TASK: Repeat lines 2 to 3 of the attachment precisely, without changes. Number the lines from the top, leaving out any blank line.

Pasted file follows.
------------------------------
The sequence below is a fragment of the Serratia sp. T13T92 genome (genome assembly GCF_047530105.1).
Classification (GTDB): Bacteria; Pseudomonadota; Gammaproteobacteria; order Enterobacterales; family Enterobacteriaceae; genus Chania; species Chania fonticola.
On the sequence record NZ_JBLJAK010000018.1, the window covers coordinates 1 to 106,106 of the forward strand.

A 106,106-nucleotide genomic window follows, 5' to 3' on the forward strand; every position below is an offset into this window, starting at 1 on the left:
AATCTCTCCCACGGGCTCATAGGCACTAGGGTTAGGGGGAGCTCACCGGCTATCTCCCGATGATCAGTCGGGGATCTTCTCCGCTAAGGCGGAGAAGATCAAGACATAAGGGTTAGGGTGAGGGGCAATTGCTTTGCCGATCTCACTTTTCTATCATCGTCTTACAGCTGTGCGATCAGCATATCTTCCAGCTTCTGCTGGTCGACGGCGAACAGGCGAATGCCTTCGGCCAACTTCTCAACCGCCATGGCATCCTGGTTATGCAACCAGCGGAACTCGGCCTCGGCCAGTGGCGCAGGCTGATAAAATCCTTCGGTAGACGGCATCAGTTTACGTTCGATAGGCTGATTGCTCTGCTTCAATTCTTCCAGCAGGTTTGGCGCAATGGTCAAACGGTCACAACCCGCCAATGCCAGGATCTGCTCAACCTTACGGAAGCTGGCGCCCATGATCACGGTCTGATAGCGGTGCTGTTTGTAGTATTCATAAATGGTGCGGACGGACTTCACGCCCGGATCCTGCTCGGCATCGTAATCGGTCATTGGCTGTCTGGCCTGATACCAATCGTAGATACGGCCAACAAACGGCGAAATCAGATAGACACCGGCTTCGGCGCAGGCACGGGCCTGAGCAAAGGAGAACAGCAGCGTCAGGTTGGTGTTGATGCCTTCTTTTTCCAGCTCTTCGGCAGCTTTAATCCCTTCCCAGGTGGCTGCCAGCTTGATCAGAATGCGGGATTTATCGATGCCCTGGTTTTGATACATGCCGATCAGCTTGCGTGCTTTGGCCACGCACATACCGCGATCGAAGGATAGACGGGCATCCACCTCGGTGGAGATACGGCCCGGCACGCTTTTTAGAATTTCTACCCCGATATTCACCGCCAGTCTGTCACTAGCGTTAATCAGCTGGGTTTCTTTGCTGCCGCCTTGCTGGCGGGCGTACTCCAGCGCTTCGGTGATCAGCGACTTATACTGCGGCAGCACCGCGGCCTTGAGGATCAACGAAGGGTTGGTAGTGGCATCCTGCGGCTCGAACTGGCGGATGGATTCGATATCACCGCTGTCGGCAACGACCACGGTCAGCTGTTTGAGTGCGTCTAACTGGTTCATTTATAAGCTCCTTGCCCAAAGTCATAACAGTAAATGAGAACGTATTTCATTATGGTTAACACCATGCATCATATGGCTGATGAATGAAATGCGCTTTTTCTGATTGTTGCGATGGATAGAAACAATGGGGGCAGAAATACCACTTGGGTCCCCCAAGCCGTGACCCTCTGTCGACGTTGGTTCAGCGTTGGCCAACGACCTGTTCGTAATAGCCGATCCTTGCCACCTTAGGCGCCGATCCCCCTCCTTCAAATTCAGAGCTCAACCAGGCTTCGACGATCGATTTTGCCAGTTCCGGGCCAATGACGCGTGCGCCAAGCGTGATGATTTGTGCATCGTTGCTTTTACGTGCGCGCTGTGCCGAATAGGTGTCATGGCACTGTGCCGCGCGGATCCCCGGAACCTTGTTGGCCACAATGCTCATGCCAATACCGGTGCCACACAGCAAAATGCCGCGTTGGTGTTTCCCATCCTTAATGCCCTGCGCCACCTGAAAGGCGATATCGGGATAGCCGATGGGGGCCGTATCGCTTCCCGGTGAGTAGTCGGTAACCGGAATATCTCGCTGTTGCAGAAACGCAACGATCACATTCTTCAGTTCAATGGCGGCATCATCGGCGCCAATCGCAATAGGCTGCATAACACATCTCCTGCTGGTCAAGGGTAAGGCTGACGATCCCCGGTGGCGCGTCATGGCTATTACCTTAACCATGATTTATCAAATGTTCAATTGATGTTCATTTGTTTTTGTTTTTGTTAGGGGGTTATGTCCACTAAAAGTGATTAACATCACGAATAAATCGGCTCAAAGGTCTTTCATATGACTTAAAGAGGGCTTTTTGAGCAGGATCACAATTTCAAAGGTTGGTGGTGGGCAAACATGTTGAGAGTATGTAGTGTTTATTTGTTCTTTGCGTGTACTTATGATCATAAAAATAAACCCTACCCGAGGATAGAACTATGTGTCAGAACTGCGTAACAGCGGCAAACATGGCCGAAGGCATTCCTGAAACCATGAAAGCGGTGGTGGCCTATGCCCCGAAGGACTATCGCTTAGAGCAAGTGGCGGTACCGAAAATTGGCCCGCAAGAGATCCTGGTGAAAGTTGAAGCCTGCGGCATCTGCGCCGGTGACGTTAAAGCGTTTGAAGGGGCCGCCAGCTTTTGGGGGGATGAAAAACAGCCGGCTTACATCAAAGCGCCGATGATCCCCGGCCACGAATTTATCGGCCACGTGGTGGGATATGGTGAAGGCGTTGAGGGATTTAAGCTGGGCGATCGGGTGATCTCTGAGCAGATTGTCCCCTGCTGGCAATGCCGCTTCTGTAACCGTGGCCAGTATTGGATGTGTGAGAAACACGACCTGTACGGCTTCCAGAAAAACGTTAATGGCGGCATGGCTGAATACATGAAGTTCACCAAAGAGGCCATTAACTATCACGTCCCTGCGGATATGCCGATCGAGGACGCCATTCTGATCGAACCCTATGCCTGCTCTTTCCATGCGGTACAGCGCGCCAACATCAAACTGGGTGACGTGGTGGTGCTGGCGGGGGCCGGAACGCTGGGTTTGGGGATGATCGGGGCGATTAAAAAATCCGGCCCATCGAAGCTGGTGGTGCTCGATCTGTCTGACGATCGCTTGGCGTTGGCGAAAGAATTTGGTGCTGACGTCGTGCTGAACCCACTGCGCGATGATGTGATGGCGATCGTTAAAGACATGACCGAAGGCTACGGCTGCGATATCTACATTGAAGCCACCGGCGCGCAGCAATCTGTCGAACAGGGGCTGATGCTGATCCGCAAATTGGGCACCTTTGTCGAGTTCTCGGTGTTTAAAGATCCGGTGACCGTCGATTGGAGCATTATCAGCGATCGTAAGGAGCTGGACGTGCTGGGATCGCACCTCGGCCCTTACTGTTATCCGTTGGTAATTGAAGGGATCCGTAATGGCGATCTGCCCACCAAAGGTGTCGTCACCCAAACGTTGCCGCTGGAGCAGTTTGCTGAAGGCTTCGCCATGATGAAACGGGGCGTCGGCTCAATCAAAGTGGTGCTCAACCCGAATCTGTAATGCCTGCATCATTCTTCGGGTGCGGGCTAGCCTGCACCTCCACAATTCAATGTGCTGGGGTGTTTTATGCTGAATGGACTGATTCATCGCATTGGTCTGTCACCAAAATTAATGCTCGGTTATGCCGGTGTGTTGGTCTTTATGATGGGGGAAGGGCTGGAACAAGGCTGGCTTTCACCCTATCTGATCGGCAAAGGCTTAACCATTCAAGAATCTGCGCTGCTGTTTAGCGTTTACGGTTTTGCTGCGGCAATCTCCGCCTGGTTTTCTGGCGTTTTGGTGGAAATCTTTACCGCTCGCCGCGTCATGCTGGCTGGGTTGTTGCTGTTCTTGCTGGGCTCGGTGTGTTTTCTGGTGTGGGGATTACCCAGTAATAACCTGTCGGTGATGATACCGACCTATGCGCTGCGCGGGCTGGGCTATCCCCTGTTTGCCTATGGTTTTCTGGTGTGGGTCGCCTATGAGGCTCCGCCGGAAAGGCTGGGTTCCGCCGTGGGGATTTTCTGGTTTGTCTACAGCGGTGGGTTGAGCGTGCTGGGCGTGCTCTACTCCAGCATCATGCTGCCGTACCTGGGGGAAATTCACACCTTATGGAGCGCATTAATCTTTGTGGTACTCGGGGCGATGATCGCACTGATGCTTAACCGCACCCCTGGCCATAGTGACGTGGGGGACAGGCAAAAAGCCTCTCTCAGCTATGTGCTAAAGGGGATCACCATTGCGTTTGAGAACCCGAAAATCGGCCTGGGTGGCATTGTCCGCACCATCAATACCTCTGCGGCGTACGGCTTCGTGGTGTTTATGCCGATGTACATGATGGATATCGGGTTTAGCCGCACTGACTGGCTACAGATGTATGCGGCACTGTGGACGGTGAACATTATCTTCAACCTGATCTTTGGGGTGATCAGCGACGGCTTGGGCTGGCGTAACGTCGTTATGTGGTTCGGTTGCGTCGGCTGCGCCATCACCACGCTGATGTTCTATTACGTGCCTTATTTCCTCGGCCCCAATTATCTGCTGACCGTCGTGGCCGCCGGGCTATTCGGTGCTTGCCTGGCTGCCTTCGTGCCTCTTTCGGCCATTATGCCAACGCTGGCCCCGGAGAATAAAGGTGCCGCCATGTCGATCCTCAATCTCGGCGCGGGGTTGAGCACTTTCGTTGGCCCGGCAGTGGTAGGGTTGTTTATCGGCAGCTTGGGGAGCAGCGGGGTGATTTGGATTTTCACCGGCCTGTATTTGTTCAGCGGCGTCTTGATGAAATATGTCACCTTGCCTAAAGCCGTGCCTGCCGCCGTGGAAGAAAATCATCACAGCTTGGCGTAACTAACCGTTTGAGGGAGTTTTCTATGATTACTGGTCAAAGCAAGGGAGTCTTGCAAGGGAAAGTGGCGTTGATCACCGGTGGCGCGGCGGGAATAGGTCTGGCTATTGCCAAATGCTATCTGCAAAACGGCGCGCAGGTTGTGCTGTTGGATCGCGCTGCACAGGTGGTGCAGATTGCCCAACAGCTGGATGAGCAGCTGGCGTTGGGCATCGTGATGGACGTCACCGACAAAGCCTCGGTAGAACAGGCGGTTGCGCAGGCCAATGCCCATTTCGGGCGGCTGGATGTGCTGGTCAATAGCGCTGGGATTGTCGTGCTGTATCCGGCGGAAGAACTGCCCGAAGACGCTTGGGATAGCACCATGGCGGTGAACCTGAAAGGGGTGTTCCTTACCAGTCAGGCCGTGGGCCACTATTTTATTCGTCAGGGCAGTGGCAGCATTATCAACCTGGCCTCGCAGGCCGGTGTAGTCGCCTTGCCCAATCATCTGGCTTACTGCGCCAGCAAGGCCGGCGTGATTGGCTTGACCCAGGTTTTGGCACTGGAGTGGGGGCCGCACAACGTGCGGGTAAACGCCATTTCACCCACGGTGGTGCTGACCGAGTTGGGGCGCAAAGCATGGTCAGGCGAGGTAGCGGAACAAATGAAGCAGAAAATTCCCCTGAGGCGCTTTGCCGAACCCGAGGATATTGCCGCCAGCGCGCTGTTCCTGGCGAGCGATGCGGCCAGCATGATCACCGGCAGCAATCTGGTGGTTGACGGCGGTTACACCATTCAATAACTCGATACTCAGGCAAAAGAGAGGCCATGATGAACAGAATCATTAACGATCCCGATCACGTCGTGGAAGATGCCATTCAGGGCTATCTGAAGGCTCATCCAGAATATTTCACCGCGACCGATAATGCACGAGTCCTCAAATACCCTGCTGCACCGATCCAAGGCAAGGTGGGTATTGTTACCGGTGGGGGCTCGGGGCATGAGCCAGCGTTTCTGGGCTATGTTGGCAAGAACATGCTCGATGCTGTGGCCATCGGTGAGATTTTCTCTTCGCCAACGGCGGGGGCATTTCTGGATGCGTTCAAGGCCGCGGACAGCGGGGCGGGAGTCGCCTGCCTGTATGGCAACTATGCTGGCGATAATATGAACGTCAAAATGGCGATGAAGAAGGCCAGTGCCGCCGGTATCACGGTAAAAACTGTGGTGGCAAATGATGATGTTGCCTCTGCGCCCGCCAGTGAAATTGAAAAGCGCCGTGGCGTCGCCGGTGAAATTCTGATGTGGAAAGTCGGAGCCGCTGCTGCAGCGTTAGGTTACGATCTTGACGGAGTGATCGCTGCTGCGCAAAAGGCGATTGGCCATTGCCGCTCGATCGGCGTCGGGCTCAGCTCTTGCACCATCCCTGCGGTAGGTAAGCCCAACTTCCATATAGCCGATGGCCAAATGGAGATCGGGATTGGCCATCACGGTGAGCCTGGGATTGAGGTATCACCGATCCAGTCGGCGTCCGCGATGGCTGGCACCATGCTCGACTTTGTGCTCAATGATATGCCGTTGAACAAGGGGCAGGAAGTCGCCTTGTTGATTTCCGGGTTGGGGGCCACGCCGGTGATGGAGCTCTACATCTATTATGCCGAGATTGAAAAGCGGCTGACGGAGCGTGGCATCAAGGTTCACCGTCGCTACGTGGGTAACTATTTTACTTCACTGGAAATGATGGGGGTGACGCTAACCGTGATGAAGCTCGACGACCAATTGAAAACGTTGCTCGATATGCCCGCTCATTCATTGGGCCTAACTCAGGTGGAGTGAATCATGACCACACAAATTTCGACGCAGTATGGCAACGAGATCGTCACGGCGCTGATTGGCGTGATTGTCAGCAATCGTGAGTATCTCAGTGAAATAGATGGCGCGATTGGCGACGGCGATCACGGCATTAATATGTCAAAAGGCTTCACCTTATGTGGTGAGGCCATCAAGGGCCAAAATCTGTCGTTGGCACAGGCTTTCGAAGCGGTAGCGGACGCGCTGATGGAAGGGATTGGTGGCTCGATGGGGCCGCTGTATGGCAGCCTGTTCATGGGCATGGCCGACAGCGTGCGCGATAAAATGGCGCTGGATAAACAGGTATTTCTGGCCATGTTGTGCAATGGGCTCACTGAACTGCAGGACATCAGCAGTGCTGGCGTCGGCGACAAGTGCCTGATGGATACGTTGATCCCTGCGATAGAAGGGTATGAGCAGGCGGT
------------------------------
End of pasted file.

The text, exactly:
Classification (GTDB): Bacteria; Pseudomonadota; Gammaproteobacteria; order Enterobacterales; family Enterobacteriaceae; genus Chania; species Chania fonticola.
On the sequence record NZ_JBLJAK010000018.1, the window covers coordinates 1 to 106,106 of the forward strand.